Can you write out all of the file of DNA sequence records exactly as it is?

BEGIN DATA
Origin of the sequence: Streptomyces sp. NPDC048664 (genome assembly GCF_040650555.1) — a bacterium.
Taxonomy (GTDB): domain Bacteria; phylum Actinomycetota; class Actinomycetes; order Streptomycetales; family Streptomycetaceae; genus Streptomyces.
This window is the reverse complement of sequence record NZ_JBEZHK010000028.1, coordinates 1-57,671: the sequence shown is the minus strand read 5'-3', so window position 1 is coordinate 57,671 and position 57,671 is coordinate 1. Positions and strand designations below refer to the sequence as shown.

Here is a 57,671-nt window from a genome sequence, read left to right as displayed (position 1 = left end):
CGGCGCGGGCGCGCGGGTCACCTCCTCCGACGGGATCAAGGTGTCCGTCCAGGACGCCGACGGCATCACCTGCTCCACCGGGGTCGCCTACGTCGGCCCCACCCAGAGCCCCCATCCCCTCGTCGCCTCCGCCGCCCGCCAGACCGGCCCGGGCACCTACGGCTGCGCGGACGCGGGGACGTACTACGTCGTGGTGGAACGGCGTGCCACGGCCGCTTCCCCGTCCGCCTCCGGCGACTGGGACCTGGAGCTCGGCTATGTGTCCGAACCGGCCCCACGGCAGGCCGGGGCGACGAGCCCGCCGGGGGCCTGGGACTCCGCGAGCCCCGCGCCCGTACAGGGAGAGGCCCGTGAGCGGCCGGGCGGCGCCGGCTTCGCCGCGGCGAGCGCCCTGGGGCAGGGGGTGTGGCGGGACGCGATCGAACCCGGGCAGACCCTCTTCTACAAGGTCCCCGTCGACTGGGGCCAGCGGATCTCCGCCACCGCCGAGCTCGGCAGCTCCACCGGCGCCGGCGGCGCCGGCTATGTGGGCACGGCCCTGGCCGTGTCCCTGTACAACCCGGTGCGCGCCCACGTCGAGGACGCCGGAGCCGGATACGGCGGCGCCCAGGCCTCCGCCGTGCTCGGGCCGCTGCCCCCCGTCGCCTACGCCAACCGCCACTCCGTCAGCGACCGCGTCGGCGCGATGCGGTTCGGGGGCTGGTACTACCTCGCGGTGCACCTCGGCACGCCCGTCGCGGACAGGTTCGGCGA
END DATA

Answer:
Origin of the sequence: Streptomyces sp. NPDC048664 (genome assembly GCF_040650555.1) — a bacterium.
Taxonomy (GTDB): domain Bacteria; phylum Actinomycetota; class Actinomycetes; order Streptomycetales; family Streptomycetaceae; genus Streptomyces.
This window is the reverse complement of sequence record NZ_JBEZHK010000028.1, coordinates 1-57,671: the sequence shown is the minus strand read 5'-3', so window position 1 is coordinate 57,671 and position 57,671 is coordinate 1. Positions and strand designations below refer to the sequence as shown.

Here is a 57,671-nt window from a genome sequence, read left to right as displayed (position 1 = left end):
CGGCGCGGGCGCGCGGGTCACCTCCTCCGACGGGATCAAGGTGTCCGTCCAGGACGCCGACGGCATCACCTGCTCCACCGGGGTCGCCTACGTCGGCCCCACCCAGAGCCCCCATCCCCTCGTCGCCTCCGCCGCCCGCCAGACCGGCCCGGGCACCTACGGCTGCGCGGACGCGGGGACGTACTACGTCGTGGTGGAACGGCGTGCCACGGCCGCTTCCCCGTCCGCCTCCGGCGACTGGGACCTGGAGCTCGGCTATGTGTCCGAACCGGCCCCACGGCAGGCCGGGGCGACGAGCCCGCCGGGGGCCTGGGACTCCGCGAGCCCCGCGCCCGTACAGGGAGAGGCCCGTGAGCGGCCGGGCGGCGCCGGCTTCGCCGCGGCGAGCGCCCTGGGGCAGGGGGTGTGGCGGGACGCGATCGAACCCGGGCAGACCCTCTTCTACAAGGTCCCCGTCGACTGGGGCCAGCGGATCTCCGCCACCGCCGAGCTCGGCAGCTCCACCGGCGCCGGCGGCGCCGGCTATGTGGGCACGGCCCTGGCCGTGTCCCTGTACAACCCGGTGCGCGCCCACGTCGAGGACGCCGGAGCCGGATACGGCGGCGCCCAGGCCTCCGCCGTGCTCGGGCCGCTGCCCCCCGTCGCCTACGCCAACCGCCACTCCGTCAGCGACCGCGTCGGCGCGATGCGGTTCGGGGGCTGGTACTACCTCGCGGTGCACCTCGGCACGCCCGTCGCGGACAGGTTCGGCGA